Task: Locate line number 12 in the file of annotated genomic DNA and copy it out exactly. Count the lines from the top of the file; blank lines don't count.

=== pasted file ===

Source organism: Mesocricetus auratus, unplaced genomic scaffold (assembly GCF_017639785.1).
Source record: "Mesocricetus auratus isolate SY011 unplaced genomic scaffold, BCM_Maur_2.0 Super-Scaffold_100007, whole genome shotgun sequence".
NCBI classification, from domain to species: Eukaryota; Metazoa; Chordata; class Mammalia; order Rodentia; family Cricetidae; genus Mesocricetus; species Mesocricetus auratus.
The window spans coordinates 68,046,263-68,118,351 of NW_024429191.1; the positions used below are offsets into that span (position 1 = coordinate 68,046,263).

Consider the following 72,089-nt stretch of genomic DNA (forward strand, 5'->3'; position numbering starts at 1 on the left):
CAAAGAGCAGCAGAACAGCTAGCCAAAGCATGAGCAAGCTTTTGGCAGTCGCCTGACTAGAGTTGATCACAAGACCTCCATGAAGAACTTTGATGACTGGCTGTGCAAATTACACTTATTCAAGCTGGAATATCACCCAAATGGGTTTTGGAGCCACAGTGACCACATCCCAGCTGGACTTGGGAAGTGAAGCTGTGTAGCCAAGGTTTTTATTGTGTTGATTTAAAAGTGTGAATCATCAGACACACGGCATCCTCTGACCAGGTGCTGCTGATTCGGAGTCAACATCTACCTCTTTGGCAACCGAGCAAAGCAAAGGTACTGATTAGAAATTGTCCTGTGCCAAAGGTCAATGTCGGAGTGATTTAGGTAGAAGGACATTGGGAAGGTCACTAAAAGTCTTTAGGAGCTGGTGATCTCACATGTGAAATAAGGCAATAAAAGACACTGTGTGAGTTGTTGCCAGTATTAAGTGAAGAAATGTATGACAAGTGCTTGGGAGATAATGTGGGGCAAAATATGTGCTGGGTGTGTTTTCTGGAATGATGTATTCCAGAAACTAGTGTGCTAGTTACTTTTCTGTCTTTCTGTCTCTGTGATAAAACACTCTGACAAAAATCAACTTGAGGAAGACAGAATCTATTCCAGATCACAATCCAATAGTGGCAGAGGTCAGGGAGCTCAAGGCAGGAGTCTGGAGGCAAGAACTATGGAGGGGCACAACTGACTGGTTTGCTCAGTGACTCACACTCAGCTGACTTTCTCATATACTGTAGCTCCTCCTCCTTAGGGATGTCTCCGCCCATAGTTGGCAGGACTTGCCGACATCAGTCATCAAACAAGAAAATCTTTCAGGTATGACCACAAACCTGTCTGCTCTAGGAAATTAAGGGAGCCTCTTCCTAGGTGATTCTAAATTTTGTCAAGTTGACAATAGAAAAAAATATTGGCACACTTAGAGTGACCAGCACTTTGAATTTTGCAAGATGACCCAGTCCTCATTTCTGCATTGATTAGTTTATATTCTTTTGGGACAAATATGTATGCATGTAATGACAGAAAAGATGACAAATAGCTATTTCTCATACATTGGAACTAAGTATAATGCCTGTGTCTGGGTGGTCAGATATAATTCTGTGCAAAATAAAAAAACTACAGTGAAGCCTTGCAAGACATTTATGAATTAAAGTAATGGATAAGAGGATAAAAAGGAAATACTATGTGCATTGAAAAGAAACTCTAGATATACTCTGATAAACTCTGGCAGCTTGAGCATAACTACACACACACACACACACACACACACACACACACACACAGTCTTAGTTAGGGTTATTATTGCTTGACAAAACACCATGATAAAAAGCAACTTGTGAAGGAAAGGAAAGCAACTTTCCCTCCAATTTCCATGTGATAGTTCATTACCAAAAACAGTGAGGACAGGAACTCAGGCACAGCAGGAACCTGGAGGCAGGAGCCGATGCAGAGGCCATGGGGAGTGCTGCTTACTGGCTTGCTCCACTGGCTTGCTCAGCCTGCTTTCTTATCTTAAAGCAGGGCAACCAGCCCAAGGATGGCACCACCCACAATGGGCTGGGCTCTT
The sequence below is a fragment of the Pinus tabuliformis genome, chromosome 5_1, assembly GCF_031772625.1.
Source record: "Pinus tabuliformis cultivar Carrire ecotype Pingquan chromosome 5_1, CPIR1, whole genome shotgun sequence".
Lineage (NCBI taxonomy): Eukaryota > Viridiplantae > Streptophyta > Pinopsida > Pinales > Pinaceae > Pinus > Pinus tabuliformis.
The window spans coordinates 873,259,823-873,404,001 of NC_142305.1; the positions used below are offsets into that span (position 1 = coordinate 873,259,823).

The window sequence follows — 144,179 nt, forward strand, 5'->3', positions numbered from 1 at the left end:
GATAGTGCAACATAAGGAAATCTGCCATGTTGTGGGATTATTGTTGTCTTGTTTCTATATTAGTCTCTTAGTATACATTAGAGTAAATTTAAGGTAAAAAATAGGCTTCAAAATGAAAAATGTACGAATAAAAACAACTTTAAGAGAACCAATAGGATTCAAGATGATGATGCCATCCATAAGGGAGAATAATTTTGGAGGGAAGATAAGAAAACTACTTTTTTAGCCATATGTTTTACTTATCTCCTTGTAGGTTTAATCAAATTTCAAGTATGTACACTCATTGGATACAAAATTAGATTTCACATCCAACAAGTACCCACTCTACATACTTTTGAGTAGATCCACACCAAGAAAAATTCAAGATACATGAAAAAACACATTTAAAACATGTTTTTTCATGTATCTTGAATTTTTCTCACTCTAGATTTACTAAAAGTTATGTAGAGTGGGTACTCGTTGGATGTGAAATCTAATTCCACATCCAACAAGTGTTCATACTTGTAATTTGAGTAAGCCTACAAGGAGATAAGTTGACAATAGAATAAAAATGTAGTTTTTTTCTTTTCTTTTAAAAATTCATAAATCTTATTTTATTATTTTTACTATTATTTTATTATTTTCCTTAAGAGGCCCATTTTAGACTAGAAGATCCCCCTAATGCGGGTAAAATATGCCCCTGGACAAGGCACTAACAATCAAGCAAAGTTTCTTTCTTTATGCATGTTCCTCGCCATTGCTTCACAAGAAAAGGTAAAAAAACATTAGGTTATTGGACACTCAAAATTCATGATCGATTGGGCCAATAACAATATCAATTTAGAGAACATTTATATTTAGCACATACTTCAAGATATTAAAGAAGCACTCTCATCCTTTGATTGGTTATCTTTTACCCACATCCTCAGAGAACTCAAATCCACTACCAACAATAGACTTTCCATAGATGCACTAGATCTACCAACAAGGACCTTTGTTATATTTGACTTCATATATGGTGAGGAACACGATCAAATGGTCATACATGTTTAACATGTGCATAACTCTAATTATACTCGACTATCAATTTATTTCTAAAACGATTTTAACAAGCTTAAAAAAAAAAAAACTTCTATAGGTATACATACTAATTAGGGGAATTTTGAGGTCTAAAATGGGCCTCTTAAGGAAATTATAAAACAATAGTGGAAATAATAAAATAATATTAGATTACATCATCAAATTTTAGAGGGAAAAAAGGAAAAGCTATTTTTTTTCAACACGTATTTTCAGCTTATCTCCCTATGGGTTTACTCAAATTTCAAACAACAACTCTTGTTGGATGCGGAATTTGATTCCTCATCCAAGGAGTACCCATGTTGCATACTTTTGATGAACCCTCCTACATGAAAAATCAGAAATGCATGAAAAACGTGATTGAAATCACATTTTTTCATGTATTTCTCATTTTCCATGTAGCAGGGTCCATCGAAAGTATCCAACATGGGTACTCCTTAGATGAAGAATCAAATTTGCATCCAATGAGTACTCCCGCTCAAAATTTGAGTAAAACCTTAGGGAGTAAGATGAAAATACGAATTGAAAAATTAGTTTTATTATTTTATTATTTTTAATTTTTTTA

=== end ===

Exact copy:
GATAGTGCAACATAAGGAAATCTGCCATGTTGTGGGATTATTGTTGTCTTGTTTCTATATTAGTCTCTTAGTATACATTAGAGTAAATTTAAGGTAAAAAATAGGCTTCAAAATGAAAAATGTACGAATAAAAACAACTTTAAGAGAACCAATAGGATTCAAGATGATGATGCCATCCATAAGGGAGAATAATTTTGGAGGGAAGATAAGAAAACTACTTTTTTAGCCATATGTTTTACTTATCTCCTTGTAGGTTTAATCAAATTTCAAGTATGTACACTCATTGGATACAAAATTAGATTTCACATCCAACAAGTACCCACTCTACATACTTTTGAGTAGATCCACACCAAGAAAAATTCAAGATACATGAAAAAACACATTTAAAACATGTTTTTTCATGTATCTTGAATTTTTCTCACTCTAGATTTACTAAAAGTTATGTAGAGTGGGTACTCGTTGGATGTGAAATCTAATTCCACATCCAACAAGTGTTCATACTTGTAATTTGAGTAAGCCTACAAGGAGATAAGTTGACAATAGAATAAAAATGTAGTTTTTTTCTTTTCTTTTAAAAATTCATAAATCTTATTTTATTATTTTTACTATTATTTTATTATTTTCCTTAAGAGGCCCATTTTAGACTAGAAGATCCCCCTAATGCGGGTAAAATATGCCCCTGGACAAGGCACTAACAATCAAGCAAAGTTTCTTTCTTTATGCATGTTCCTCGCCATTGCTTCACAAGAAAAGGTAAAAAAACATTAGGTTATTGGACACTCAAAATTCATGATCGATTGGGCCAATAACAATATCAATTTAGAGAACATTTATATTTAGCACATACTTCAAGATATTAAAGAAGCACTCTCATCCTTTGATTGGTTATCTTTTACCCACATCCTCAGAGAACTCAAATCCACTACCAACAATAGACTTTCCATAGATGCACTAGATCTACCAACAAGGACCTTTGTTATATTTGACTTCATATATGGTGAGGAACACGATCAAATGGTCATACATGTTTAACATGTGCATAACTCTAATTATACTCGACTATCAATTTATTTCTAAAACGATTTTAACAAGCTTAAAAAAAAAAAAACTTCTATAGGTATACATACTAATTAGGGGAATTTTGAGGTCTAAAATGGGCCTCTTAAGGAAATTATAAAACAATAGTGGAAATAATAAAATAATATTAGATTACATCATCAAATTTTAGAGGGAAAAAAGGAAAAGCTATTTTTTTTCAACACGTATTTTCAGCTTATCTCCCTATGGGTTTACTCAAATTTCAAACAACAACTCTTGTTGGATGCGGAATTTGATTCCTCATCCAAGGAGTACCCATGTTGCATACTTTTGATGAACCCTCCTACATGAAAAATCAGAAATGCATGAAAAACGTGATTGAAATCACATTTTTTCATGTATTTCTCATTTTCCATGTAGCAGGGTCCATCGAAAGTATCCAACATGGGTACTCCTTAGATGAAGAATCAAATTTGCATCCAATGAGTACTCCCGCTCAAAATTTGAGTAAAACCTTAGGGAGTAAGATGAAAATACGAATTGAAAAATTAGTTTTATTATTTTATTATTTTTAATTTTTTTA